06/14/2024

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‘Planning Document,’ Searches Lead Investigators to Name Rex Heuermann a Suspect in 7th Long Island Murder

‘Planning Document,’ Searches Lead Investigators to Name Rex Heuermann a Suspect in 7th Long Island Murder

Investigators have named Long Island serial killer suspect Rex Heuermann as a suspect in the murder of a seventh victim.

Suffolk County District Attorney Ray Tierney told Newsday that Heuermann is a suspect in the death of Valerie Mack, whose torso was found in Manorville not far from where remains of Jessica Taylor were found.

Heuermann was formally charged on Thursday with the murders of Taylor, who was killed in 2003, and Sandra Costilla, who was murdered in 1993, as CrimeOnline previously reported. The new charges came after a series of searches in Manorville and back at Heuermann’s Massepequa Park home on Long Island.

Tierney told Newsday that the discovery of what investigators are calling Heuermann’s “planning document” on a computer led to the new searches and ultimately the new charges.

739871993 Rex Heuermann Superseding Bail Application From June 6 2024 by kc wildmoon on Scribd

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That document, Tierney said, “illustrates [Heuermann’s] motive, meticulous planning and intent to murder.”

The district attorney said that the new search at Heuermann’s home focused on the basement, where investigators now believe the suspect may have carried out his gruesome murders. They went in looking for areas where they believe push pins or tape may have been used to suspend tarps — and “we think we found some of those locations.”

“In the basement, using infrared light, you’re able to see things with greater contrast,” Tierney said Friday. “We saw adhesive indications, pieces of tape left. We photographed that and then we preserved it. And now we’re going to analyze it.”

The Gilgo 4: Melissa Barthelemy, Maureen Brainard-Barnes, Amber Lynn Costello, and Megan Waterman/Suffolk County Police Department

A lengthy bail application document filed on Thursday provides details of the investigation that had not been previously released — including the “planning document” — particularly now that Heuermann has been charged with two additional murders.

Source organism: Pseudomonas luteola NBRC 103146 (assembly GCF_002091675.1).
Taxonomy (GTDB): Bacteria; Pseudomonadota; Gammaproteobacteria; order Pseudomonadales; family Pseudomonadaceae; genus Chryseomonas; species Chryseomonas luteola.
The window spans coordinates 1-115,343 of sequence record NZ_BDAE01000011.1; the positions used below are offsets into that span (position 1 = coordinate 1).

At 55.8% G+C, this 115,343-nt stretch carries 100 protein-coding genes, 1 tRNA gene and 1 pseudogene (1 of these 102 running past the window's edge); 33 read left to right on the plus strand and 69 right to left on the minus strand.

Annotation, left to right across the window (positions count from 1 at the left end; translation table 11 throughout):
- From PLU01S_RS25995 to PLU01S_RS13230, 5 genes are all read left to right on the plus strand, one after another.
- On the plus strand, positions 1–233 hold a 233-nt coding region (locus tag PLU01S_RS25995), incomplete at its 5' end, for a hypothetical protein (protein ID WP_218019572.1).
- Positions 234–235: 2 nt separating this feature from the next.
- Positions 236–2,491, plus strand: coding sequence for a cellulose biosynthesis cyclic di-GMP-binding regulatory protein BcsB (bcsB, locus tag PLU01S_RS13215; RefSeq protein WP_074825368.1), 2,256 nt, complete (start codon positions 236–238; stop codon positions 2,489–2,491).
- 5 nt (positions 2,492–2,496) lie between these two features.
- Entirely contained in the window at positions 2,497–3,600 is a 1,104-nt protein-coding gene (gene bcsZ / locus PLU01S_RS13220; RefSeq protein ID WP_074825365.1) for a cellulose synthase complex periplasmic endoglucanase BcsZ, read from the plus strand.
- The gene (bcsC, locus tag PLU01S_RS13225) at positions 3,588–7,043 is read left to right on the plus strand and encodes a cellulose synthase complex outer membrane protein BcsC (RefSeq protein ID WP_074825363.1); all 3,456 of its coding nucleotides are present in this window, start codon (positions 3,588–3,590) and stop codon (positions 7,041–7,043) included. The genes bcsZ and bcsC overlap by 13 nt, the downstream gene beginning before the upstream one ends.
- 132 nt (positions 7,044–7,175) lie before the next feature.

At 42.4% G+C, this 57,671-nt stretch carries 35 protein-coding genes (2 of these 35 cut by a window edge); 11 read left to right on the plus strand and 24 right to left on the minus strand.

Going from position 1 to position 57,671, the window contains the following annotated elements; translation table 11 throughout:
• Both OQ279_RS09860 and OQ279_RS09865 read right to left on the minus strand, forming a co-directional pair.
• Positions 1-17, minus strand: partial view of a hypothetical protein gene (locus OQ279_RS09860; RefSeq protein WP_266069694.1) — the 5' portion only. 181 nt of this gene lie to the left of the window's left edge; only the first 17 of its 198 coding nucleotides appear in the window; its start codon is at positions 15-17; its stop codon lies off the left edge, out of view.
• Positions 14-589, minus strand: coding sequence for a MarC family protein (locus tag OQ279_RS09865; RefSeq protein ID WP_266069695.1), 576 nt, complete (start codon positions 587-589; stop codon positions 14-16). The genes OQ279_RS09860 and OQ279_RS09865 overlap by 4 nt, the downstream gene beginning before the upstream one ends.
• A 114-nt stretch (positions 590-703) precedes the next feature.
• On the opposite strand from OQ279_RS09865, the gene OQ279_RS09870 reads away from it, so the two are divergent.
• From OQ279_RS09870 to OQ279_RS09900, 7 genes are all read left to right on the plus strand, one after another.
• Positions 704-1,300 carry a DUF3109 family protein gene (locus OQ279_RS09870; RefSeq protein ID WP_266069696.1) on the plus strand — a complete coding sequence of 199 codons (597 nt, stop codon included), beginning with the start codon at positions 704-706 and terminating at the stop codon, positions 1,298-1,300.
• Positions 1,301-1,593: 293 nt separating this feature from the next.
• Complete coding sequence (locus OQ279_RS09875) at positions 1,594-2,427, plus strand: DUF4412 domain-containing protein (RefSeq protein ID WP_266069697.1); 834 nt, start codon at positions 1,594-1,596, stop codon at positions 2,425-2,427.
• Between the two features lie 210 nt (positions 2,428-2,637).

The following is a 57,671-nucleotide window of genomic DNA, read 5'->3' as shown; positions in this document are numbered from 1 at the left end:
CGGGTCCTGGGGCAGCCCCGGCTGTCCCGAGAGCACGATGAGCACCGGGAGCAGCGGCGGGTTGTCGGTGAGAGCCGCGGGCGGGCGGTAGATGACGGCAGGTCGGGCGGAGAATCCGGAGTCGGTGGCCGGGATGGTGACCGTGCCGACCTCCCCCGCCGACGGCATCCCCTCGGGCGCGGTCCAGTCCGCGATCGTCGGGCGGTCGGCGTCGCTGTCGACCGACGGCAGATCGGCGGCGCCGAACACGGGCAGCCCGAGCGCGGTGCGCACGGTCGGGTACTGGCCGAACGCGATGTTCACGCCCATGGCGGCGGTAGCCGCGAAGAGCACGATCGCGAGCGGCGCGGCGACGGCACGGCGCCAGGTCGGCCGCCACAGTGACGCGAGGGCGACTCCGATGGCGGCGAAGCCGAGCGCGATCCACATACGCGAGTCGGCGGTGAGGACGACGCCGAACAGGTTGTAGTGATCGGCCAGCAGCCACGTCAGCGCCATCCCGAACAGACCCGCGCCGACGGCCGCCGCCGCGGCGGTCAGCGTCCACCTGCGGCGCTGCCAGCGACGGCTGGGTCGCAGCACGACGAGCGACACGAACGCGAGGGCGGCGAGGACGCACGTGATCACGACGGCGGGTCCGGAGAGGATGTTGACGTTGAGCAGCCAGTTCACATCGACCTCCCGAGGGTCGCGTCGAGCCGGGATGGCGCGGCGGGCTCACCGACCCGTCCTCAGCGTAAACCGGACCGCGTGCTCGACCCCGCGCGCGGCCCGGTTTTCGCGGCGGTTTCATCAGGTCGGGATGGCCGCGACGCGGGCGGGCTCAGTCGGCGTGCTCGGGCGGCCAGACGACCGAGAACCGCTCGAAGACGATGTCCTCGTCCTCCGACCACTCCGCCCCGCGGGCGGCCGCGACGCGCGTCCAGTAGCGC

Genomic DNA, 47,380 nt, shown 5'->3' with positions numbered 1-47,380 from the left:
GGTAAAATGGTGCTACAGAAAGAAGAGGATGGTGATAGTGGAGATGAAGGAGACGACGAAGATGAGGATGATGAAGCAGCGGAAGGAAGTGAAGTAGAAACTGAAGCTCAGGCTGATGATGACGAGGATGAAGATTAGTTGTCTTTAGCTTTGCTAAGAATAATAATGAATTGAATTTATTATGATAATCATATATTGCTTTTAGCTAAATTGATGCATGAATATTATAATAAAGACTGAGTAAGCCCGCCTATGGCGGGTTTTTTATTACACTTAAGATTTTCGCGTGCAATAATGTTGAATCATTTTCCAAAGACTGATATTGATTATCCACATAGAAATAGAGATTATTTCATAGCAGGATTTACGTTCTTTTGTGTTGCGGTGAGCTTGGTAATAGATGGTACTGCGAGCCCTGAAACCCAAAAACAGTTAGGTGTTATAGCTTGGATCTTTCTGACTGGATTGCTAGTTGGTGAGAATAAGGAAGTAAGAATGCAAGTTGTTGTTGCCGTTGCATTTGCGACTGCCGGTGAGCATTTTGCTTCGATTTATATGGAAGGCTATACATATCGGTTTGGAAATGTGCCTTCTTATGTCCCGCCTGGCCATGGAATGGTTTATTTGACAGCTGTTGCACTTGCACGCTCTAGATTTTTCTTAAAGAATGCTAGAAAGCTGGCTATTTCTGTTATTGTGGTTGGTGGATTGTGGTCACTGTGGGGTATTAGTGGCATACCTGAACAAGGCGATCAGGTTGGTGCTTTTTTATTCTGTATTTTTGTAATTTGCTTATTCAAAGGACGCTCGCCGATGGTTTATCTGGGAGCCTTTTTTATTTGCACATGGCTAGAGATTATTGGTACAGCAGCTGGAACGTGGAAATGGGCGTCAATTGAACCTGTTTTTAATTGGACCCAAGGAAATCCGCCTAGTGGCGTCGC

The 60-year-old Manhattan architect was charged last July with the murders of Melissa Barthelemy, Amber Costello, and Megan Waterman, three of the so-called Gilgo 4, who were found dead and buried on a desolate stretch of Gilgo Beach in late 2010. Prosecutors added a murder charge for the fourth victim, Maureen Brainard-Barnes, in January.

The charges related to Taylor and Costilla are the first not connected with the Gilgo 4, and both took place earlier than those initial four victims. Tierney said the discovery of the planning document and subsequent investigation may lead to more charges.

“We’re going to turn our attention not only to the rest of the bodies on the beach but also off in Suffolk County,” he said.

Tierney also said that investigators had uncovered “anectodal evidence” that Costilla — previously the only victim not known to have engaged in sex work — was in fact a sex worker.

The documents reveal that the 28-year-old Costilla’s body was found on November 21, 1993, by a pair of hunters in Southhampton. Police believe she was killed a day or two before.

Taylor’s torso and legs were found by a dog walker on July 26, 2003, in Manorville. She had been decapitated and her arms removed below the elbow. Those remains were found on March 29, 2011, along Ocean Parkway — just east of Gilgo Beach, less than a mile from where the remains of the Gilgo 4 were found, and near where the head, hands, and one foot of Valerie Mack were found that same year.

Mack’s torso was found on November 19, 2000, in Manorville, near where the first remains of Taylor were found. The other remains were found on April 4, 2011, in a plastic bag on Gilgo Beach near Ocean Parkway.

Valerie Mack/Suffolk County Police Department

The discoveries of remains in late 2010 and early 2011 followed the search for Shannan Gilbert, who disappeared earlier in 2010. Her body was recovered in December 2011. Police have said they don’t consider her a victim of the Long Island serial killer, but at a news conference on Thursday, Tierney said that “Every person that was tragically murdered in Suffolk County, they’re in play,” according to Newsweek.

Heuermann’s defense attorney, Michael J. Brown, declined to speak specifically about the new charges with Newsday, but noted that the murders of Costilla and Taylor were quite different from those of the Gilgo 4.

“Most people assume, and I think rightfully so, that from a criminology standpoint, the MO would be the same,” Brown said. “So you have burlap bags, you have a two-or-three-year period, you have [sex workers.] Now the allegation has obviously expanded tremendously. Now you’re talking about, and any murder is horrific, but the way in which they claimed these murders occurred, were [particularly] horrific. You have 20 years prior, you have a completely different location, you have dismembered bodies. So it definitely changes the dynamics. It’s inconsistent with the initial theory.”

Heuermann has pleaded not guilty to all six murders.

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[Featured image: Sandra Costella/Suffolk County Police Department and Jessica Taylor/John Ray Law via AP. Inset: Rex Heuermann/Suffolk County Sheriff’s Office via AP]